EDITORIAL: How Google’s ′ Do the Right Thing’ Could Go Wrong
Fearing the risks posed by an advanced artificial intelligence program, Google bowed out of the Pentagon’s Maven program, through which the tech giant has long led the offensive in the technological field.
Google partnered with the Defense Department to provide AI solutions for video imaging, but fearing their work would be weaponized and used for potential drone strikes, many of Google’s AI researchers protested.
Though its grounds for concerns aren’t unreasonable, Google’s stated reasons for leaving the program reek of an unnecessary political correctness sure to creep into the rest of the company’s work -- and that could prove worrisome.
The company decided its former motto, “Don’t be evil,” no longer covered its bases. Their motto is now, “Do the right thing,” accompanied by additional vows to advance safety, accountability, privacy, and “scientific excellence,” while simultaneously promising to ensure its work is “socially beneficial,” avoiding “unjust impacts” on people with “sensitive characteristics,” which include nationality, and political and religious beliefs.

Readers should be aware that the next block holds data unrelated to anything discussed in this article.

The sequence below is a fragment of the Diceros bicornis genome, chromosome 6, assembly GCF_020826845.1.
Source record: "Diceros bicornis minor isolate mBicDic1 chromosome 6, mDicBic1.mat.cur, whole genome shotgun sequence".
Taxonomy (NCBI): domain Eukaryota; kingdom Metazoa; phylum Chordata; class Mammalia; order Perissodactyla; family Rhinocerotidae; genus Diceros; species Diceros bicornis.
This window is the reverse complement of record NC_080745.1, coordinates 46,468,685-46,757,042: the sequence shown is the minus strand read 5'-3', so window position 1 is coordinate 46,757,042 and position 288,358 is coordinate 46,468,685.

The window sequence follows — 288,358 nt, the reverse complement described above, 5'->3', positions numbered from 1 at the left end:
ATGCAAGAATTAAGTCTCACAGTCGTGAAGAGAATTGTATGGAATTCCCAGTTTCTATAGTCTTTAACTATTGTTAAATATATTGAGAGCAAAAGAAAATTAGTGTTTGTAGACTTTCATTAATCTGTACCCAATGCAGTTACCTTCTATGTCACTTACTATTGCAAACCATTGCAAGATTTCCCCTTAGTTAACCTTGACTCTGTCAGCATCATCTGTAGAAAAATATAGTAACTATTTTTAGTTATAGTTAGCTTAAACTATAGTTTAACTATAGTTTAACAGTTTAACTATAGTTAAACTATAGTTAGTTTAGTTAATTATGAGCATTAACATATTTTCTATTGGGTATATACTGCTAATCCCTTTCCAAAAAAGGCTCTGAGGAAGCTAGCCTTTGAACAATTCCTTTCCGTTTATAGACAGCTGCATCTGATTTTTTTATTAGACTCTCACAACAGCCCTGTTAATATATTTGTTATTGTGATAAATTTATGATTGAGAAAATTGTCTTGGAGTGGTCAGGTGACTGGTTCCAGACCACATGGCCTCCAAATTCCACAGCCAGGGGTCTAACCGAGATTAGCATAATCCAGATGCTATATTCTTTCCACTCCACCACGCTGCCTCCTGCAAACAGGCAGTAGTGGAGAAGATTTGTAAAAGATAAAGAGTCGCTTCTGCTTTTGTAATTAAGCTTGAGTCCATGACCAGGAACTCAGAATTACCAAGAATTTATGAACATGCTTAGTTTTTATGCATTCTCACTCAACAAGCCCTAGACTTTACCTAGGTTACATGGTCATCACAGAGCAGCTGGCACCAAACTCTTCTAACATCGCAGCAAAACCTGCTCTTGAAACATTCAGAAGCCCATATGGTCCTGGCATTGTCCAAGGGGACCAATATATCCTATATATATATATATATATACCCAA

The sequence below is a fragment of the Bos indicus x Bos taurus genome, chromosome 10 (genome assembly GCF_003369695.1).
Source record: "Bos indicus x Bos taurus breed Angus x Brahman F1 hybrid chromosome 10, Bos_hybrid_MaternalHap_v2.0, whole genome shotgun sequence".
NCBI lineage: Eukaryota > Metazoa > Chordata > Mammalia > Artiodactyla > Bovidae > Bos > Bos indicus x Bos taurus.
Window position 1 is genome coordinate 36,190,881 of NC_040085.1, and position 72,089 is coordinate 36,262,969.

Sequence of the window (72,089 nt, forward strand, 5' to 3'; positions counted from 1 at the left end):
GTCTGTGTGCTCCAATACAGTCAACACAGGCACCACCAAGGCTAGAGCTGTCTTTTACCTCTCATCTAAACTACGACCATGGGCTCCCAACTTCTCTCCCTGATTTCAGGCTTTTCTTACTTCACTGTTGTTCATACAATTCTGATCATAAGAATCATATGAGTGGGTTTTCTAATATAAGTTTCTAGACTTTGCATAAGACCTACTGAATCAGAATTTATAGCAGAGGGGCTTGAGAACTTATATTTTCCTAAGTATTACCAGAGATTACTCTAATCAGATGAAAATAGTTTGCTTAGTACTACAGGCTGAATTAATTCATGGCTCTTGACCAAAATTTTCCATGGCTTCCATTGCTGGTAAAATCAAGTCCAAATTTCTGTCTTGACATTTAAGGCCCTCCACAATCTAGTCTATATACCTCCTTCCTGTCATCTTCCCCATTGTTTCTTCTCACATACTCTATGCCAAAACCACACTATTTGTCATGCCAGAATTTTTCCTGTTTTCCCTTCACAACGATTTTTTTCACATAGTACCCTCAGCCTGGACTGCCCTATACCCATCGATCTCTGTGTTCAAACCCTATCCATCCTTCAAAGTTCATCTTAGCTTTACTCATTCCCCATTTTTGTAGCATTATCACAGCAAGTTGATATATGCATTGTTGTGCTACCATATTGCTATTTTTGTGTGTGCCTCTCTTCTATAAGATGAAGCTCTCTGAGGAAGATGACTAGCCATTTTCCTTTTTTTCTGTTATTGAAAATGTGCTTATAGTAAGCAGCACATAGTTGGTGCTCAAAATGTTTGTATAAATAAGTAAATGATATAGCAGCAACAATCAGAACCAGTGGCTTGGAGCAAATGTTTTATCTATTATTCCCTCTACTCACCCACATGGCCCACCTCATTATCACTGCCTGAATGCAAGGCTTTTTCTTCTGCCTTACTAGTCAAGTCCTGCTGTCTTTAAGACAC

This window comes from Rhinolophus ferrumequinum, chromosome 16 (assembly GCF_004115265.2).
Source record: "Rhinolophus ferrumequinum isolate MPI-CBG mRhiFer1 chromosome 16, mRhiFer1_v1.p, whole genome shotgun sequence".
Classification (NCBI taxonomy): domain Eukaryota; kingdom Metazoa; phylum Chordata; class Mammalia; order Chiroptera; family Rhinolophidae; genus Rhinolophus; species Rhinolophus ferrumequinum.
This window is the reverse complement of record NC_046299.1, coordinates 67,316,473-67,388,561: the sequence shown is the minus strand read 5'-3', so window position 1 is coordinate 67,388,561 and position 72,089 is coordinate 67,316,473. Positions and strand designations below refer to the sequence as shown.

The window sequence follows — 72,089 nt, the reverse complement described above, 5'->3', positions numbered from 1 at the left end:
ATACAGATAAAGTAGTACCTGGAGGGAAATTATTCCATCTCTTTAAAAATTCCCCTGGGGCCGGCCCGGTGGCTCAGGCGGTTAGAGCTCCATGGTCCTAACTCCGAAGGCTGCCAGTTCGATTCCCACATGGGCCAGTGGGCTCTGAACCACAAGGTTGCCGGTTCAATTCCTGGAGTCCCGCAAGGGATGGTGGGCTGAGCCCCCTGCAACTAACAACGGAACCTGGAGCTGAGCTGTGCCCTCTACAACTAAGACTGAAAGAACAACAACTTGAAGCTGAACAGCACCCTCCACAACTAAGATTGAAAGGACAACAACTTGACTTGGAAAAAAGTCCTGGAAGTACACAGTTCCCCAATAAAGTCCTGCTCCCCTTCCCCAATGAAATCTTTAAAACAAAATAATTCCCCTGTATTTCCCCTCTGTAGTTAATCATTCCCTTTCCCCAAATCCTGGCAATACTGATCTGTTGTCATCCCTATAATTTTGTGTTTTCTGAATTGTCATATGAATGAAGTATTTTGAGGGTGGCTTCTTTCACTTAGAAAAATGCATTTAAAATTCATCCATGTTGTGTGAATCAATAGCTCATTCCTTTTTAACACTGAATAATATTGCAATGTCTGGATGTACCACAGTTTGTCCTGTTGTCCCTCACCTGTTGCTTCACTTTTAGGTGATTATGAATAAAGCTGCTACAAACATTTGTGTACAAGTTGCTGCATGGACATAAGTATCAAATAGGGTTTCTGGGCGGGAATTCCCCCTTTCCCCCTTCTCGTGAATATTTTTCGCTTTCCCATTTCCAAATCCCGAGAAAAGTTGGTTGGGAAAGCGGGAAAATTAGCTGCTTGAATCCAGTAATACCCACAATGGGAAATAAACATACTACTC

There’s certainly nothing wrong with these expectations. They’re even admirable when applied to such an uncertain, controversial field as AI. But they do raise some questions about the future of the company as it retreats from national security work and seemingly toward an agenda that favors a narrow and censorious ideology.
The fact is that Google is certain to play a powerful role in the growing debate over what online voices must be silenced for the good of humanity. The more the internet draws unorthodox and extreme views into the mainstream, the more Americans will be tempted to impose regulatory solutions, and the more tech companies enamored with doing “the right thing” will continue to push users and content they don’t like to the margins -- or beyond.
That approach is more likely to harm America’s fortunes than help it, and more likely to fail than succeed. For a company of such a size and strategic significance, this recent move is discouraging -- part of a trend that could quickly grow dismaying over time.
-- LOS ANGELES DAILY NEWS